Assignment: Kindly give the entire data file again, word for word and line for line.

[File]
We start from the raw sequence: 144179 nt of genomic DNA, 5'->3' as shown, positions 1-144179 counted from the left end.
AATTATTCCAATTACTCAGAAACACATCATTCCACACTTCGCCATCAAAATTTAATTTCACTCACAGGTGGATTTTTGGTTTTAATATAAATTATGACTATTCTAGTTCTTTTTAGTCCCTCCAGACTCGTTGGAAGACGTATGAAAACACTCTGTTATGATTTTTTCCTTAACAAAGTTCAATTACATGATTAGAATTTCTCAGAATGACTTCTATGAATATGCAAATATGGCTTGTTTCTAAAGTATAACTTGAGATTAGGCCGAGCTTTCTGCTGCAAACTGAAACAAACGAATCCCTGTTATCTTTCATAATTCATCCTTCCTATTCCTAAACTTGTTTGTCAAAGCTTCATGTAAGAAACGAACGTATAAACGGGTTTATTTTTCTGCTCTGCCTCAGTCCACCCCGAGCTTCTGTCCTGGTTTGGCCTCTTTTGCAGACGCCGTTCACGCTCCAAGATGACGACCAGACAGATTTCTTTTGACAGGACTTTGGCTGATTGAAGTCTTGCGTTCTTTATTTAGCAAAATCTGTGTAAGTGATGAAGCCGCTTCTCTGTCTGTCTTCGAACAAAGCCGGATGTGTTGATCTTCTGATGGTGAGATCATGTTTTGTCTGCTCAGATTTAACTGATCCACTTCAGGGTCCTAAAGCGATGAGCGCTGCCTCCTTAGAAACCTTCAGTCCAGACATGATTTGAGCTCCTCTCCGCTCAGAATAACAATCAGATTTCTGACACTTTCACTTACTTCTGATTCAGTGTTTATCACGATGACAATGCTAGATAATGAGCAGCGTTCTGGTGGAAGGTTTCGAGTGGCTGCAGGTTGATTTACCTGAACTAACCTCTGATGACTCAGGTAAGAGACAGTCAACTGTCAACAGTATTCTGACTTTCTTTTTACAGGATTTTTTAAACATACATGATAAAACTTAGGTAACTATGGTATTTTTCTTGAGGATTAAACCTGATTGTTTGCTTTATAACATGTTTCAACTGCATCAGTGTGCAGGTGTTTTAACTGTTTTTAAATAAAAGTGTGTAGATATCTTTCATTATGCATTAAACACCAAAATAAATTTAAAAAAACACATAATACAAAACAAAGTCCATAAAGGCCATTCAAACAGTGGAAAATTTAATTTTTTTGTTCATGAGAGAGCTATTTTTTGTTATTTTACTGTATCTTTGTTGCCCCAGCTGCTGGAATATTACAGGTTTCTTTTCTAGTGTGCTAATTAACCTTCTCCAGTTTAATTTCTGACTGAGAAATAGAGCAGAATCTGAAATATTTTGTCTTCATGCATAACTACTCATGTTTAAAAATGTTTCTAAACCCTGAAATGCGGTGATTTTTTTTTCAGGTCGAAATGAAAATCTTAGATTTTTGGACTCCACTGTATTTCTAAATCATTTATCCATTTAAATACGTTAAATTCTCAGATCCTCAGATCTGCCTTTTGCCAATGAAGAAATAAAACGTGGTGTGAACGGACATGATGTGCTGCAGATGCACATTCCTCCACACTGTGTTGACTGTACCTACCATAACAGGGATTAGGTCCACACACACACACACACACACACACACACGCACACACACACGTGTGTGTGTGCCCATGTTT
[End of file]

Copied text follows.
We start from the raw sequence: 144179 nt of genomic DNA, 5'->3' as shown, positions 1-144179 counted from the left end.
AATTATTCCAATTACTCAGAAACACATCATTCCACACTTCGCCATCAAAATTTAATTTCACTCACAGGTGGATTTTTGGTTTTAATATAAATTATGACTATTCTAGTTCTTTTTAGTCCCTCCAGACTCGTTGGAAGACGTATGAAAACACTCTGTTATGATTTTTTCCTTAACAAAGTTCAATTACATGATTAGAATTTCTCAGAATGACTTCTATGAATATGCAAATATGGCTTGTTTCTAAAGTATAACTTGAGATTAGGCCGAGCTTTCTGCTGCAAACTGAAACAAACGAATCCCTGTTATCTTTCATAATTCATCCTTCCTATTCCTAAACTTGTTTGTCAAAGCTTCATGTAAGAAACGAACGTATAAACGGGTTTATTTTTCTGCTCTGCCTCAGTCCACCCCGAGCTTCTGTCCTGGTTTGGCCTCTTTTGCAGACGCCGTTCACGCTCCAAGATGACGACCAGACAGATTTCTTTTGACAGGACTTTGGCTGATTGAAGTCTTGCGTTCTTTATTTAGCAAAATCTGTGTAAGTGATGAAGCCGCTTCTCTGTCTGTCTTCGAACAAAGCCGGATGTGTTGATCTTCTGATGGTGAGATCATGTTTTGTCTGCTCAGATTTAACTGATCCACTTCAGGGTCCTAAAGCGATGAGCGCTGCCTCCTTAGAAACCTTCAGTCCAGACATGATTTGAGCTCCTCTCCGCTCAGAATAACAATCAGATTTCTGACACTTTCACTTACTTCTGATTCAGTGTTTATCACGATGACAATGCTAGATAATGAGCAGCGTTCTGGTGGAAGGTTTCGAGTGGCTGCAGGTTGATTTACCTGAACTAACCTCTGATGACTCAGGTAAGAGACAGTCAACTGTCAACAGTATTCTGACTTTCTTTTTACAGGATTTTTTAAACATACATGATAAAACTTAGGTAACTATGGTATTTTTCTTGAGGATTAAACCTGATTGTTTGCTTTATAACATGTTTCAACTGCATCAGTGTGCAGGTGTTTTAACTGTTTTTAAATAAAAGTGTGTAGATATCTTTCATTATGCATTAAACACCAAAATAAATTTAAAAAAACACATAATACAAAACAAAGTCCATAAAGGCCATTCAAACAGTGGAAAATTTAATTTTTTTGTTCATGAGAGAGCTATTTTTTGTTATTTTACTGTATCTTTGTTGCCCCAGCTGCTGGAATATTACAGGTTTCTTTTCTAGTGTGCTAATTAACCTTCTCCAGTTTAATTTCTGACTGAGAAATAGAGCAGAATCTGAAATATTTTGTCTTCATGCATAACTACTCATGTTTAAAAATGTTTCTAAACCCTGAAATGCGGTGATTTTTTTTTCAGGTCGAAATGAAAATCTTAGATTTTTGGACTCCACTGTATTTCTAAATCATTTATCCATTTAAATACGTTAAATTCTCAGATCCTCAGATCTGCCTTTTGCCAATGAAGAAATAAAACGTGGTGTGAACGGACATGATGTGCTGCAGATGCACATTCCTCCACACTGTGTTGACTGTACCTACCATAACAGGGATTAGGTCCACACACACACACACACACACACACACACGCACACACACACGTGTGTGTGTGCCCATGTTT